Consumer Confidence: Will the News Ever Be Good?


Consumer confidence in the U.S. has been anything but good recently — though this week brought a minor reprieve to a string of bad news. Last week marked the sixth consecutive week that showed falling confidence of Americans in the U.S. economy, with the Bloomberg Consumer Comfort Index falling to -37.6 from -37.6 by November 3 — markingthe lowest number seen since October of 2012. It was also the most minor decrease in consumer confidence since October’s partial shutdown of the federal government — not exactly promising.

According to Bloomberg, it’s likely that the bad numbers are a result of happenings in Washington — the government shutdown, the default risk, and the disastrous debut of “Concerns about personal finances and deterioration in the buying climate underscore further declines in consumer comfort. It will be interesting to see if the botched launch of Obamacare weighs on spending decisions,” said Joseph Brusuelas, an economist at Bloomberg LP.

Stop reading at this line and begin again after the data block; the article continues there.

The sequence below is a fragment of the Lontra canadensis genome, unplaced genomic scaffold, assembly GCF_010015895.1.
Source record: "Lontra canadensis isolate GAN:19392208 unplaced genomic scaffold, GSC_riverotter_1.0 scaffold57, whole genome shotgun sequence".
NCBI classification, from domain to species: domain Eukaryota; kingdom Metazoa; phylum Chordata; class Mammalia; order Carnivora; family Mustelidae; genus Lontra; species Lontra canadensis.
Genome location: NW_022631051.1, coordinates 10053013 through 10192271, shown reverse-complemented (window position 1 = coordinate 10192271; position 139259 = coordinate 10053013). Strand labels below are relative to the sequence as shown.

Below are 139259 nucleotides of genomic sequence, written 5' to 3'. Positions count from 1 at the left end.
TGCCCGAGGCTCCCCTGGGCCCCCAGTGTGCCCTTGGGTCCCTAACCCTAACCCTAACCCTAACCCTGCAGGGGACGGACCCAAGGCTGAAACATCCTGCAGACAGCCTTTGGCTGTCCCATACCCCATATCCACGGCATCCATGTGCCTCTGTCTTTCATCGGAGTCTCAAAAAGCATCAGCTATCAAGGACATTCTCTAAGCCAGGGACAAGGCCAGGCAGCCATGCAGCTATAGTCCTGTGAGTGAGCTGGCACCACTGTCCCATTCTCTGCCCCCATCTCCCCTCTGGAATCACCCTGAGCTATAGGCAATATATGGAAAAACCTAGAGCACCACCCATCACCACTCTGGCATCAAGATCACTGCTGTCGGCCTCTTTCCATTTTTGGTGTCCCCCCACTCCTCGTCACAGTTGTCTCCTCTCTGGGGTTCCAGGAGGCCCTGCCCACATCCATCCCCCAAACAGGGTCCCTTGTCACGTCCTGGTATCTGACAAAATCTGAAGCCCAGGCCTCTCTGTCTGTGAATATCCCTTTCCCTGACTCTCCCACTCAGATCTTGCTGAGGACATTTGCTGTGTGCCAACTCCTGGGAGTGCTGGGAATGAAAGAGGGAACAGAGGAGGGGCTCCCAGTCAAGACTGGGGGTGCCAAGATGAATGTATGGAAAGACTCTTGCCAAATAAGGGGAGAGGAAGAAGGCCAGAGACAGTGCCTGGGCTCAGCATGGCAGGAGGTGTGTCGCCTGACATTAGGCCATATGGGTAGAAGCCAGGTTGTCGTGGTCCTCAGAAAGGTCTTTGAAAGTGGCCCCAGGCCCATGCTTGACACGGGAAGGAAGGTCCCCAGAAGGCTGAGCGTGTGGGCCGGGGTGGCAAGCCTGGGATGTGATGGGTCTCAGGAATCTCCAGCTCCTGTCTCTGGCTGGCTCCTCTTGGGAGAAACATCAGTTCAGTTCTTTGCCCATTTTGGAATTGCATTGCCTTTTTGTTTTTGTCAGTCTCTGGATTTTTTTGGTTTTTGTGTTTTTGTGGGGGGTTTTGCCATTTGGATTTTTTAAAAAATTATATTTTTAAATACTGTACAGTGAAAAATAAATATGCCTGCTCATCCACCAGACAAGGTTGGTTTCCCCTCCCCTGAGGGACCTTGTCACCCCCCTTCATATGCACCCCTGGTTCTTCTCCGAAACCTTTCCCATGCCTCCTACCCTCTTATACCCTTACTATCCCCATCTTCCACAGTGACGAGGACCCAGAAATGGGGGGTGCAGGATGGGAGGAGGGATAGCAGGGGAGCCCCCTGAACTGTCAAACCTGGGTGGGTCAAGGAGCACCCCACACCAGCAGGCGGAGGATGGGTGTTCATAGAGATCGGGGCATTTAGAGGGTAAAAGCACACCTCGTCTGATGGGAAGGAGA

There have been increases in the area of equities and property values though, helping high-income earners to stay afloat. Furthermore, the gross domestic product went up 2.8 percent in its annualized rate, on top of a 2.5 percent gain for the three months before that.

Unemployment claims have fallen by 9,000, down to 336,000 up to November 2 — but unfortunately this is still very high, if Fed President Narayana Kocherlakota is to be believed. Kocherlakota noted that jobless Americans may be even higher than reports suggest, and that historically, the numbers are still incredibly high even years after the recession ended. On top of that, consumer spending — while rising at 1.5 percent in the median forecast of economists from Bloomberg — is the smallest improvement seen since 2011.

As of Thursday, there has a minor improvement in the Consumer Comfort Index  — a rise to -33.9 from -37.9 in the week before, breaking that six week continuum. While certainly not a soaring report, it could mark a reprieve in negativity, or even the start to a turnaround in the confidence of Americans — certainly a welcome thought to businesses eying the upcoming holiday season.

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